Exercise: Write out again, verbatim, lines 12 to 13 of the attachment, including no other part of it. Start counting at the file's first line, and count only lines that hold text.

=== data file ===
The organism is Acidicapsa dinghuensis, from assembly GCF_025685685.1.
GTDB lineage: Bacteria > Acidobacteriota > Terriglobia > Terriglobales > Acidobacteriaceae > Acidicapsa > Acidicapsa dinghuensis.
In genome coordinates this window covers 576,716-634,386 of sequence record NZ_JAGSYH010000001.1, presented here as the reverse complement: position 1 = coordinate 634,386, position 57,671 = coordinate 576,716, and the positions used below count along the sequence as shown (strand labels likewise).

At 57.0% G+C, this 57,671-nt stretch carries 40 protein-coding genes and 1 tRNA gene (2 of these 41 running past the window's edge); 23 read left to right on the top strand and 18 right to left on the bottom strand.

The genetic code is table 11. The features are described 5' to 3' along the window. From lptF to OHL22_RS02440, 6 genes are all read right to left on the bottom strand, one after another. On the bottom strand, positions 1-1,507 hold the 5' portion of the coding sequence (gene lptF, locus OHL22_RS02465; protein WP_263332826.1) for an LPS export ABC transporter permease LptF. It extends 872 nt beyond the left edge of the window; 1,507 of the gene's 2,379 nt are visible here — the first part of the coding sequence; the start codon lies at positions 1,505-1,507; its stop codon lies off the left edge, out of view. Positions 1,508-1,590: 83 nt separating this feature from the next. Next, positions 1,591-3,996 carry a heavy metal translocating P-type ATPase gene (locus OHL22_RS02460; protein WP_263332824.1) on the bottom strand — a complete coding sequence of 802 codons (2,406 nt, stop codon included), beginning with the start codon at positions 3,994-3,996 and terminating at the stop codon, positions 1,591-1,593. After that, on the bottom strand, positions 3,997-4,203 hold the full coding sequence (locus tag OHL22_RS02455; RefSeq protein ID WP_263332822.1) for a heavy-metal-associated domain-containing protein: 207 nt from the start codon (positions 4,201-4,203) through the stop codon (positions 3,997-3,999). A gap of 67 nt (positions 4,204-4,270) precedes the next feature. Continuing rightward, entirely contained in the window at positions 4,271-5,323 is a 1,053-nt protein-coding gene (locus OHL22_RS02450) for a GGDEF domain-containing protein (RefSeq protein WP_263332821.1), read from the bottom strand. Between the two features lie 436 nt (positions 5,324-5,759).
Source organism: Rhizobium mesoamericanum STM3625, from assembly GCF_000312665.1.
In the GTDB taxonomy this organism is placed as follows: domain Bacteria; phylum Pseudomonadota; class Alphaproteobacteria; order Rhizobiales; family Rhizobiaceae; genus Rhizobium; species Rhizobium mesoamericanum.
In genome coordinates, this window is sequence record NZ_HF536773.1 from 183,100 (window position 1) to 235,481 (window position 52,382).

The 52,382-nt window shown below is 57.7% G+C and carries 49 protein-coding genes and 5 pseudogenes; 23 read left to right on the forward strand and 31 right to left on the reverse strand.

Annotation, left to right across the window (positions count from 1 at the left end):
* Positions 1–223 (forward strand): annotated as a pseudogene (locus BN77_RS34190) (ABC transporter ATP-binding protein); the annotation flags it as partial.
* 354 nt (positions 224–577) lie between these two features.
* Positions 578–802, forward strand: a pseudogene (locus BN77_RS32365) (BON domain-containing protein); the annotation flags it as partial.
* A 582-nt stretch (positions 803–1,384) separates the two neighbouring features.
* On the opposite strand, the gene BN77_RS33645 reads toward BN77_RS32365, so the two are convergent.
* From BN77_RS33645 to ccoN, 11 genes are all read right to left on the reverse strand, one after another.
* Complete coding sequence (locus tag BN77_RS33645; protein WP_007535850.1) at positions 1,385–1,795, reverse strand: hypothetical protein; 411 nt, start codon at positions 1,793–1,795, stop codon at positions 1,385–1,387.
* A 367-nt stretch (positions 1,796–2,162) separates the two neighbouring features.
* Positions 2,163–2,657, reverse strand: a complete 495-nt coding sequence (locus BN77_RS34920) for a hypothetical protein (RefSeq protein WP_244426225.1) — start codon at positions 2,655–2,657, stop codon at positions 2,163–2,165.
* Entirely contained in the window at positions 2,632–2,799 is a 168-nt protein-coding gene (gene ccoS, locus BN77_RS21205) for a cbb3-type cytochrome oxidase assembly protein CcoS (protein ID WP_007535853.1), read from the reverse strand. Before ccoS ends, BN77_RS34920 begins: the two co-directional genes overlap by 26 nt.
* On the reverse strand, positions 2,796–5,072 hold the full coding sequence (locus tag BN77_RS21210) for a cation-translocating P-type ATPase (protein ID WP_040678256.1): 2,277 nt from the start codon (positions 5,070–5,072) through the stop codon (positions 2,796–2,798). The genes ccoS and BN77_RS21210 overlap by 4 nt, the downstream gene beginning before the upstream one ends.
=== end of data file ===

* 354 nt (positions 224–577) lie between these two features.
* Positions 578–802, forward strand: a pseudogene (locus BN77_RS32365) (BON domain-containing protein); the annotation flags it as partial.